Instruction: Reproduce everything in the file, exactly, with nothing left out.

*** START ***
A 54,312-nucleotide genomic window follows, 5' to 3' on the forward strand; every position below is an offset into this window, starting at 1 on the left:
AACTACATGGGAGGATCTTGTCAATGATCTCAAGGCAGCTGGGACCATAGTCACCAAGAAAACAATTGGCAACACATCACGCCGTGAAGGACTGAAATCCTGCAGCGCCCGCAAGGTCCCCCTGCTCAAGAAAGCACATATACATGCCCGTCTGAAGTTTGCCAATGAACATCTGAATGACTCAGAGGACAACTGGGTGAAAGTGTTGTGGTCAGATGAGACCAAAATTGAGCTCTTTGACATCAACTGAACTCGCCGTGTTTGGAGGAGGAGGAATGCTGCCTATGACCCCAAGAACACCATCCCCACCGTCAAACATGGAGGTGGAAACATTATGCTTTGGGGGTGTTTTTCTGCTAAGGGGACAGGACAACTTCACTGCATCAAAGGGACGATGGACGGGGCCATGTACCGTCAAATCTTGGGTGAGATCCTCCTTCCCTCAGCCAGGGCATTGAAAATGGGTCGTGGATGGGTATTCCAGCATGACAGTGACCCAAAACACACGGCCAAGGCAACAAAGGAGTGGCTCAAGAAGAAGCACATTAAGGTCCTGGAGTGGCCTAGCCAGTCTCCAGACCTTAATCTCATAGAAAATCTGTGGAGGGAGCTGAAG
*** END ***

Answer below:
A 54,312-nucleotide genomic window follows, 5' to 3' on the forward strand; every position below is an offset into this window, starting at 1 on the left:
AACTACATGGGAGGATCTTGTCAATGATCTCAAGGCAGCTGGGACCATAGTCACCAAGAAAACAATTGGCAACACATCACGCCGTGAAGGACTGAAATCCTGCAGCGCCCGCAAGGTCCCCCTGCTCAAGAAAGCACATATACATGCCCGTCTGAAGTTTGCCAATGAACATCTGAATGACTCAGAGGACAACTGGGTGAAAGTGTTGTGGTCAGATGAGACCAAAATTGAGCTCTTTGACATCAACTGAACTCGCCGTGTTTGGAGGAGGAGGAATGCTGCCTATGACCCCAAGAACACCATCCCCACCGTCAAACATGGAGGTGGAAACATTATGCTTTGGGGGTGTTTTTCTGCTAAGGGGACAGGACAACTTCACTGCATCAAAGGGACGATGGACGGGGCCATGTACCGTCAAATCTTGGGTGAGATCCTCCTTCCCTCAGCCAGGGCATTGAAAATGGGTCGTGGATGGGTATTCCAGCATGACAGTGACCCAAAACACACGGCCAAGGCAACAAAGGAGTGGCTCAAGAAGAAGCACATTAAGGTCCTGGAGTGGCCTAGCCAGTCTCCAGACCTTAATCTCATAGAAAATCTGTGGAGGGAGCTGAAG